The US has denied paying “blood money” to win the release of a CIA contractor accused of killing two men in Pakistan, but welcomed the end of a spat that threatened to damage relations between the two countries.
Raymond Davis was freed from a jail in Lahore Wednesday after relatives of the Pakistani victims received as much as $ 2.3 million in “blood money” compensation, according to media reports from Islamabad.
But in Washington, Secretary of State Hillary Clinton claimed in an interview with NPR “the United States did not pay any compensation”.
“The families of the victims of the incident on January 27th decided to pardon Davis. And we are very grateful for their decision,” she said.
White House press secretary Jay Carney told reporters that he had no “information that would corroborate” that the US paid the families of the men who were killed, but he declined to talk about it in detail.
State Department spokesman Mark Toner also declined to discuss “the details of his release beyond saying we did not pay compensation to the victims’ families. But beyond that, you’ll have to ask the families”.
Senate Foreign Relations Committee’s Democratic Chairman John Kerry welcomed Davis’ release as “a very important and necessary step for both of our countries to be able to maintain our relationship and remain focused on progress on bedrock national interests”.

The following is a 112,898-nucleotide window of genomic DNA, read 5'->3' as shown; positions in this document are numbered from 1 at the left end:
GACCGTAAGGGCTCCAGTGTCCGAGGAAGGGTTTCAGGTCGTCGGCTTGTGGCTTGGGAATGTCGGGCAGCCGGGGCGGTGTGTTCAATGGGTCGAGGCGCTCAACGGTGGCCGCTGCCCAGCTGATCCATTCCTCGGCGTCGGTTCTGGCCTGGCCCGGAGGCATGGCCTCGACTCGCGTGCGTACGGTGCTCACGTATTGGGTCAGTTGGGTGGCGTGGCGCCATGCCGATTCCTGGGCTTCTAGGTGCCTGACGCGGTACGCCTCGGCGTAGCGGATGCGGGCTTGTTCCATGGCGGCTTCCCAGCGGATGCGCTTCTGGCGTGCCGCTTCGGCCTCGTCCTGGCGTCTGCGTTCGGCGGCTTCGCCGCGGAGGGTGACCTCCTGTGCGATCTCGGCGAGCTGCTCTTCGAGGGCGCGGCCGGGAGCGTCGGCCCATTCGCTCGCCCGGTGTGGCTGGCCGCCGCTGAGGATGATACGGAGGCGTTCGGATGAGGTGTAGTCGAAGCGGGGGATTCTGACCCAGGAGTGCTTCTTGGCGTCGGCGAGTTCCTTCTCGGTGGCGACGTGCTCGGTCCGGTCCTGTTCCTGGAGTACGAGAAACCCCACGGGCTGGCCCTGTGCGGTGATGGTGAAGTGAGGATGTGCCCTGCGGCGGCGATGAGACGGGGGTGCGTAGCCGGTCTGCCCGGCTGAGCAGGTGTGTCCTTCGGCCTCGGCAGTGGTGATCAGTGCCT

Meanwhile, Scott Stewart, vice president of Tactical Intelligence at strategic think tank Stratfor said, “The way that this case has been resolved through this blood money process, is a resolution that is less likely to inflame public sentiment than if Davis had been released due to the fact that he had been found to have diplomatic immunity.”
However, “the radical parties, the people like the Pakistani Taliban who all along have been calling for Davis’ death are sure to attempt to agitate things”, he said wondering which way public sentiment rules.
Lisa Curtis, senior research fellow for South Asia at The Heritage Foundation, said the release of Davis was indisputably good news for the US and may temporarily improve ties between the two countries’ intelligence agencies.
But “it could also heighten anti-American sentiment in Pakistan, especially if the initial news reports that the families were pressured into accepting the blood money gain traction”, she said.
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